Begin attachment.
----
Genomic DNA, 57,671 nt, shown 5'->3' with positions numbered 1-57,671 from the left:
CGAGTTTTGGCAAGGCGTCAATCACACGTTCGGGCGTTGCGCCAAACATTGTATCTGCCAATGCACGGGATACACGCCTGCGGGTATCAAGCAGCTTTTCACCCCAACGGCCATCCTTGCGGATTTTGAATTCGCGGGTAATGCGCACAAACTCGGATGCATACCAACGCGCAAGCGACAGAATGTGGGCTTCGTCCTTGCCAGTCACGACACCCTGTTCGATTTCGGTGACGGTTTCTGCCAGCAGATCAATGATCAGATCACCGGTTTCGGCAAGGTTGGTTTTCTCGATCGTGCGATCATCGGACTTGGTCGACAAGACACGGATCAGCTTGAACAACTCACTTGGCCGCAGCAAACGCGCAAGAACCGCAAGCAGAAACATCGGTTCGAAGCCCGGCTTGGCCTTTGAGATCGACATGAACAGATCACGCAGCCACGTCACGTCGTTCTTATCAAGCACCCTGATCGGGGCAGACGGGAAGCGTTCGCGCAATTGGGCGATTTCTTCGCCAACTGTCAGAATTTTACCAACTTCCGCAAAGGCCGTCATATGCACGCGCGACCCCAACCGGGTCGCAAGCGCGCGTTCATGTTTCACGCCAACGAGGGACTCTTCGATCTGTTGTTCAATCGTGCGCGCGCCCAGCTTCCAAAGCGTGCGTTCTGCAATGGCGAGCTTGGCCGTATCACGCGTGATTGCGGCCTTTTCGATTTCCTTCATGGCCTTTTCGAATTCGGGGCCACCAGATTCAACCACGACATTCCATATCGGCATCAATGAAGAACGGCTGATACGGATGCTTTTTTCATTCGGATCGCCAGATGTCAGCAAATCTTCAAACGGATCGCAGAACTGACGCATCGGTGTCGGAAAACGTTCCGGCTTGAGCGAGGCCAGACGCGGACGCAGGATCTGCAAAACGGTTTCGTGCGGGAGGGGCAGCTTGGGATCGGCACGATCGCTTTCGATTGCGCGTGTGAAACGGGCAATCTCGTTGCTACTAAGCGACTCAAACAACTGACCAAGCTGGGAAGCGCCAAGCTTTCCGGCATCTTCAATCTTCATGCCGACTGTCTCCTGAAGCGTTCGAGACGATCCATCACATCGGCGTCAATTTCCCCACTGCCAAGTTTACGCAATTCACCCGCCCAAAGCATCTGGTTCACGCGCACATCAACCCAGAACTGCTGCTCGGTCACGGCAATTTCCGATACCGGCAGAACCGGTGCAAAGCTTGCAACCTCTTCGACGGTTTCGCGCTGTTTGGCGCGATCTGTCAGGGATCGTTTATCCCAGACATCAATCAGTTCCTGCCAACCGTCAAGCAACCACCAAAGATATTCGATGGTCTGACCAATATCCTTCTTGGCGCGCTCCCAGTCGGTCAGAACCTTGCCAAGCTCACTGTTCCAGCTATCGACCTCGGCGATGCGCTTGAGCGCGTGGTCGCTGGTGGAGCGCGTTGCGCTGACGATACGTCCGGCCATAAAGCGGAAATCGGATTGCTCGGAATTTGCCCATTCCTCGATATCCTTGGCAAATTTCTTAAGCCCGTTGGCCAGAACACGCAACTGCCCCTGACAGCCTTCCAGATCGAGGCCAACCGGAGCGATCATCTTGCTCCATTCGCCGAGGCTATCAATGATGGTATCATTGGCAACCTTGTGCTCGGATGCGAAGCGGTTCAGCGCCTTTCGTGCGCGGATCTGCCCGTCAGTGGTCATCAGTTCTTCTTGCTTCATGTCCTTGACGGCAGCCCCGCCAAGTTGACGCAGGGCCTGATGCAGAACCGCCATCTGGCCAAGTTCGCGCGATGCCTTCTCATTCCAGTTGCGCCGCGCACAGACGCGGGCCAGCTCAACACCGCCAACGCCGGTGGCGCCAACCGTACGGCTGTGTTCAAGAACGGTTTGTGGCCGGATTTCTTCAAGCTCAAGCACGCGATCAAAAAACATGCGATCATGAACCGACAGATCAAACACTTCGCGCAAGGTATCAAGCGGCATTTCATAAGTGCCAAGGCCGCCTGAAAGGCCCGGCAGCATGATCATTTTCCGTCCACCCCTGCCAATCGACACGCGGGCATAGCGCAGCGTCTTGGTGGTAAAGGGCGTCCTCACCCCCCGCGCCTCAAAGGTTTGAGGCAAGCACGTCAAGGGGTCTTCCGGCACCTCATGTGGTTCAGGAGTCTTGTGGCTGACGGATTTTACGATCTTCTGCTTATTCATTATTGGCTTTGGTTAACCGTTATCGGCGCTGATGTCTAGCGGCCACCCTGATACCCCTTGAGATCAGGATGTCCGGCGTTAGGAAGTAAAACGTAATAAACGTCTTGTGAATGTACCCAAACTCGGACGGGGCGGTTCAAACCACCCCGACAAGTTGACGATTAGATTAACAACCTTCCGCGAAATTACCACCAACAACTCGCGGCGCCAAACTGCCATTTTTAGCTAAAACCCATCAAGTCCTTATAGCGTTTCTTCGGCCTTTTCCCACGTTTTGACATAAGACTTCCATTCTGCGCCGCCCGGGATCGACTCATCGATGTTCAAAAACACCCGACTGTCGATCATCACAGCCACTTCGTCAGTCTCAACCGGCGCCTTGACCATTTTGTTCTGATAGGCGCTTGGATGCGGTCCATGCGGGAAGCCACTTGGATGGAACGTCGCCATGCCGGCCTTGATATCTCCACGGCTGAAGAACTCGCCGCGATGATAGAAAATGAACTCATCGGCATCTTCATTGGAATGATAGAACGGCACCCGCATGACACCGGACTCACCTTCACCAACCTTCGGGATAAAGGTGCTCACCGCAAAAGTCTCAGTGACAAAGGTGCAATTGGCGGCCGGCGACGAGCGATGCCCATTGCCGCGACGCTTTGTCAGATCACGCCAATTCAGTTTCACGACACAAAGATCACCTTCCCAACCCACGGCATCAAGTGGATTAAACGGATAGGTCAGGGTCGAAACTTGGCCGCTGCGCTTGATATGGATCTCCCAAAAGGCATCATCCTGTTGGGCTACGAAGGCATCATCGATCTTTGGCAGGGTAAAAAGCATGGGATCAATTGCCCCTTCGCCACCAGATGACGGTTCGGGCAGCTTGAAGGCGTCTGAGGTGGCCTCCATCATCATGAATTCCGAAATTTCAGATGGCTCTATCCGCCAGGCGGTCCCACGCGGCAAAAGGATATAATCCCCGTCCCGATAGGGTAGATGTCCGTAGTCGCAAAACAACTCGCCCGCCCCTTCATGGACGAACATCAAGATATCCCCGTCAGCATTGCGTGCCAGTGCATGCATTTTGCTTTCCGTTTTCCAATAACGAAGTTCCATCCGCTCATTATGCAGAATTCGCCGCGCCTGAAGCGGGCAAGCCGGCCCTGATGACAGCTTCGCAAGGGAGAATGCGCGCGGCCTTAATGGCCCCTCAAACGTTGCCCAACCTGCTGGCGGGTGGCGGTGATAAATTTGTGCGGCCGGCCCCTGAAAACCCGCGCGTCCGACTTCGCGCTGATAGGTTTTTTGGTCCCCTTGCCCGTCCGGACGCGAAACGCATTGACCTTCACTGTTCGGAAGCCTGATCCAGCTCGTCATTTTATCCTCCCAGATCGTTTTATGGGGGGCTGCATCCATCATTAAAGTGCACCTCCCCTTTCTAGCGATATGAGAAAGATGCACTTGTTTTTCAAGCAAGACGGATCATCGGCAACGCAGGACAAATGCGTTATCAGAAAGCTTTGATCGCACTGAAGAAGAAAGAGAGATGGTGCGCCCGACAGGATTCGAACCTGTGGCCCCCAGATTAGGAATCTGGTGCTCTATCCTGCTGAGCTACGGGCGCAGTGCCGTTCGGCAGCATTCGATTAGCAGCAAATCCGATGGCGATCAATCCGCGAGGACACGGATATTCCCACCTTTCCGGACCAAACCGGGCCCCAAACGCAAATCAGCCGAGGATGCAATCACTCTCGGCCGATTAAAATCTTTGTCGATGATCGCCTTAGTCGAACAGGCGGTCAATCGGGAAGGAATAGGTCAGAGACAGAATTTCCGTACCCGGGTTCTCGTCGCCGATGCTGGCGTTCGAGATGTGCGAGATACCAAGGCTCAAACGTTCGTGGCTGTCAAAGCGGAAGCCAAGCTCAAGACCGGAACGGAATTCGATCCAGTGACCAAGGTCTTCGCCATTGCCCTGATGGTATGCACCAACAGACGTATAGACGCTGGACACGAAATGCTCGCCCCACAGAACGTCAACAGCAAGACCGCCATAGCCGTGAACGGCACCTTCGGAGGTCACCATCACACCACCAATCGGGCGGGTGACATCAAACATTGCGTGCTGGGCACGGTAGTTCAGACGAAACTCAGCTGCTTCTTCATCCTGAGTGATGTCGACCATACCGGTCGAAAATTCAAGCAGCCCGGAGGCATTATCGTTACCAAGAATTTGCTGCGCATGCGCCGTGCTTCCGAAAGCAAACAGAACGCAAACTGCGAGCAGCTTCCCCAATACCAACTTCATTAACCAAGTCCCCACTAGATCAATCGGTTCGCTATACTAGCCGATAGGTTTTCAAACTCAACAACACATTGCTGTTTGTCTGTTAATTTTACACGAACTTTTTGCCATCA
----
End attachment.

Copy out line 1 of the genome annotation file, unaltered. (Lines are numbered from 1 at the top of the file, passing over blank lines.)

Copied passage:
Genomic DNA, 57,671 nt, shown 5'->3' with positions numbered 1-57,671 from the left: